Documentary Review: Scientologists talk about being “Over the Rainbow” with L. Ron


“Over the Rainbow” is a mesmerizing, diffuse and scattered movie about odd beliefs, deeply-held convictions and Scientology.

It’s kind of a mess as it starts out more about the first two — specifically how people who believe they’ve been abducted by aliens REALLY believe it, and show clinical responses to this “experience” that match victims of rape and other violent trauma — and then backs into the third.

A genuine Harvard psychologist, Dr. Susan Clancy marvels how people talk about alleged alien abduction as both the trauma of their lives, and as the most “positive” thing that they’ve ever experienced.

“Their perspective changes.”

Then the movie settles into Scientology, speaking to true believers, church employees and one woman in particular who fled and whose awful experience there is verified when we overhear a threatening, double-talk phone call from her DEEP-in-the-cult Dad that she puts on speaker phone so that she can be filmed in mid-argument with him.

But even then, filmmaker Jeffrey Peixoto wanders off topic, if indeed he ever had one. Academics speak of “new” religions in what appears to be an effort to normalize the science fiction author L. Ron Hubbard’s invented belief system, church status and authoritarian church hierarchy. All “new” religions are easily questioned, but “when you’re in it, it becomes your reality.”

True believers say “LRH would create an island of sanity” in an unhappy, confused world. He “came here to reverse the downward spiral” of humanity.

He came here to get rich and get out of paying taxes, kids. But never mind.

There are the Thomas Kincade “painting” sellers who demonstrate E-Meter “audits,” the pseudo-scientific gadget that records your unfiltered responses to probing questions about morality, ethics and your past lives. If Peixoto aims to show how gullible and “sentimental” Scientologists are, that they think this overtly “sentimental” tripe is art, well-played.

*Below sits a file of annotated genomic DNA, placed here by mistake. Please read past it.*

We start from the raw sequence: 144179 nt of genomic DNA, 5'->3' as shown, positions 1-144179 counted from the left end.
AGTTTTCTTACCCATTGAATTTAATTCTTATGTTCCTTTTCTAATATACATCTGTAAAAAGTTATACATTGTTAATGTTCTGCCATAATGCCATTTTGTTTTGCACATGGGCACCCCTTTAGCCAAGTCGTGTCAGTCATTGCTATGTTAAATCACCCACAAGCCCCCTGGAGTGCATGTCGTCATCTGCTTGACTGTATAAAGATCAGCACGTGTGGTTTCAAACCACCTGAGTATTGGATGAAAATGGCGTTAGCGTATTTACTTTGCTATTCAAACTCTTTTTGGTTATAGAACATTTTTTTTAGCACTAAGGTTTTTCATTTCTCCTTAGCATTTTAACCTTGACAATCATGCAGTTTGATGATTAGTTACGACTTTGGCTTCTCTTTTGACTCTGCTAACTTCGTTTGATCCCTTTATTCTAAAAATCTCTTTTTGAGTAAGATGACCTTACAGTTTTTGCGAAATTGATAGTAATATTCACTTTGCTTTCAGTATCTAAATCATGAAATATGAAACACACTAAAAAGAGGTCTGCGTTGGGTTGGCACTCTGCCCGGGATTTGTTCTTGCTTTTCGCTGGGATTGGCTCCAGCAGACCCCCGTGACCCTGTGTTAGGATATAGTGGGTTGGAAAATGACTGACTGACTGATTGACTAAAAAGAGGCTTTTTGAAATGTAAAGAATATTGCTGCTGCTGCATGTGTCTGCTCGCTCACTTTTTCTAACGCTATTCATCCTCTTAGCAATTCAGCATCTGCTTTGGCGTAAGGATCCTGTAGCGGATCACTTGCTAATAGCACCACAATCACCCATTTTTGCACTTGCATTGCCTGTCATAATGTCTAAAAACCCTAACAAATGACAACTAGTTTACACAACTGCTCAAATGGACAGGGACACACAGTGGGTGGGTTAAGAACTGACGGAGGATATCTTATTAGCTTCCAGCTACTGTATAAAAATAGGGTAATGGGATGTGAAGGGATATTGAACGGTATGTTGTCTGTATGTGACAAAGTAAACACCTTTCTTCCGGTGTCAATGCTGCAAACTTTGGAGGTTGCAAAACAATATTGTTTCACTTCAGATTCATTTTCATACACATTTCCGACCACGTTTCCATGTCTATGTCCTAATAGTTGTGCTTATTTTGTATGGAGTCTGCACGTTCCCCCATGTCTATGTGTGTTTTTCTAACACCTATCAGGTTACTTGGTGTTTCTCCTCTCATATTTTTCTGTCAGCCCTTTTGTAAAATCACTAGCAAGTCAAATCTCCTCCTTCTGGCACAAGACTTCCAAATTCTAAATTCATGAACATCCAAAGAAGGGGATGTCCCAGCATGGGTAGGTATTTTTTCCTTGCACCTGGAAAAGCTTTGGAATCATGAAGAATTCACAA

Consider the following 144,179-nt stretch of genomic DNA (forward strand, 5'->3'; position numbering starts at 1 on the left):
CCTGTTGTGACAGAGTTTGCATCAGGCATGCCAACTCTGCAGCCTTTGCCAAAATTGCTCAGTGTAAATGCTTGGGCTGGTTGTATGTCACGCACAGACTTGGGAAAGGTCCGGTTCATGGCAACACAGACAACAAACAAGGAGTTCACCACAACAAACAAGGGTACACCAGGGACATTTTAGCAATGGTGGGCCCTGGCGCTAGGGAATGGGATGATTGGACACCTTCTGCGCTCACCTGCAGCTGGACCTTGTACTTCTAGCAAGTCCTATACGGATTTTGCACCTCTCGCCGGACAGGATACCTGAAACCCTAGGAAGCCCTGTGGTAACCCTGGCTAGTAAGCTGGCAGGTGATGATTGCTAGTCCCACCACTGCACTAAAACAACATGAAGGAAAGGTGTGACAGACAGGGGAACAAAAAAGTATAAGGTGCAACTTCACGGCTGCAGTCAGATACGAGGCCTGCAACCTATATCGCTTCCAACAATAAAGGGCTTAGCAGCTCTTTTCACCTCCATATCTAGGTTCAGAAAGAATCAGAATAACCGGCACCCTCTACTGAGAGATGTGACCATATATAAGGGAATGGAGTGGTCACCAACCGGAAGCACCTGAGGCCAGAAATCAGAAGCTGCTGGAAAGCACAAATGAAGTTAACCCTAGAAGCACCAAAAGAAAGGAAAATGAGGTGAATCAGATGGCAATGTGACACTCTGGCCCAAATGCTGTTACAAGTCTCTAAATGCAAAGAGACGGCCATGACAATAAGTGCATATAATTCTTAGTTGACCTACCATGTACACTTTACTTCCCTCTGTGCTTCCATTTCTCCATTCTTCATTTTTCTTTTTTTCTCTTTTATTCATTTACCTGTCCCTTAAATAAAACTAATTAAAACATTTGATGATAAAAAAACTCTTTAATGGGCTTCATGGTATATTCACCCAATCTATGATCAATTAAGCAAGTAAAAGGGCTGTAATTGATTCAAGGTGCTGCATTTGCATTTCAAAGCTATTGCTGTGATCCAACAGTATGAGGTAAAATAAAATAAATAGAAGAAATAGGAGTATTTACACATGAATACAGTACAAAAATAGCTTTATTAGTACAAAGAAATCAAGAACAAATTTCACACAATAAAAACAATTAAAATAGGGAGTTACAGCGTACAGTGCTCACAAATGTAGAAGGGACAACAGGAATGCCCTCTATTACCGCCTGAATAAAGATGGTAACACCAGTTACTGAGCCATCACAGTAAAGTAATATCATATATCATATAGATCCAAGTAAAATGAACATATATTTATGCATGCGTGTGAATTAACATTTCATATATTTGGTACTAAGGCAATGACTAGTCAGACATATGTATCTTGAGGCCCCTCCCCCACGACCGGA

We visit The Ranch School and the New Horizons Academy where teachers talk of the goals such places have and where they fit in Scientology’s lifelong learning (with that “billion year contract” you sign with the church) promoted there.

And Lara Anderson, the woman who left, recounts the abuse she suffered, the “punishment” meted out to her father — for years — in the church’s “rehabilitation project.” Did Peixoto stumble into her, mid-project, and not have the nerve to make his movie about her and lose all the “abduction” stuff that opens it?

An archivist is inexplicably here, showing us the U.C. Santa Barbara American religious documents archive.

Peixoto fixates on odd images — this homemade Boston terrier painting on a table next to Barrett Brown, a journalist who simply considers a pioneering “technology driven religion,” and that “If the Ganges is appropriate for worship” then the river of information that is the Internet is, as well.

And we get just a glimpse of Clearwater, Florida, the Gulf Coast town the church basically bought out and took over, where Scientologists are kept so busy that they can’t even entertain the idea of going to the beach.

There are much better, more pointed and damning documentaries about Scientology, and no doubt there are church-sponsored “explainers” that trumpet its virtues.

Peixota has made a spacey film that is almost neutral on its subject, a soft-spoken pastel-colored meditation on Scientology that never wrestles it into the larger thesis of the psychology of “belief” he might have been aiming for.


MPAA Rating: unrated, some profanity, disturbing accounts of violence

Credits: Directed by Jeffrey Peixoto.  A 1091 release.

Running time: 1:13

About Roger Moore

Movie Critic, formerly with McClatchy-Tribune News Service, Orlando Sentinel, published in Spin Magazine, The World and now published here, Orlando Magazine, Autoweek Magazine
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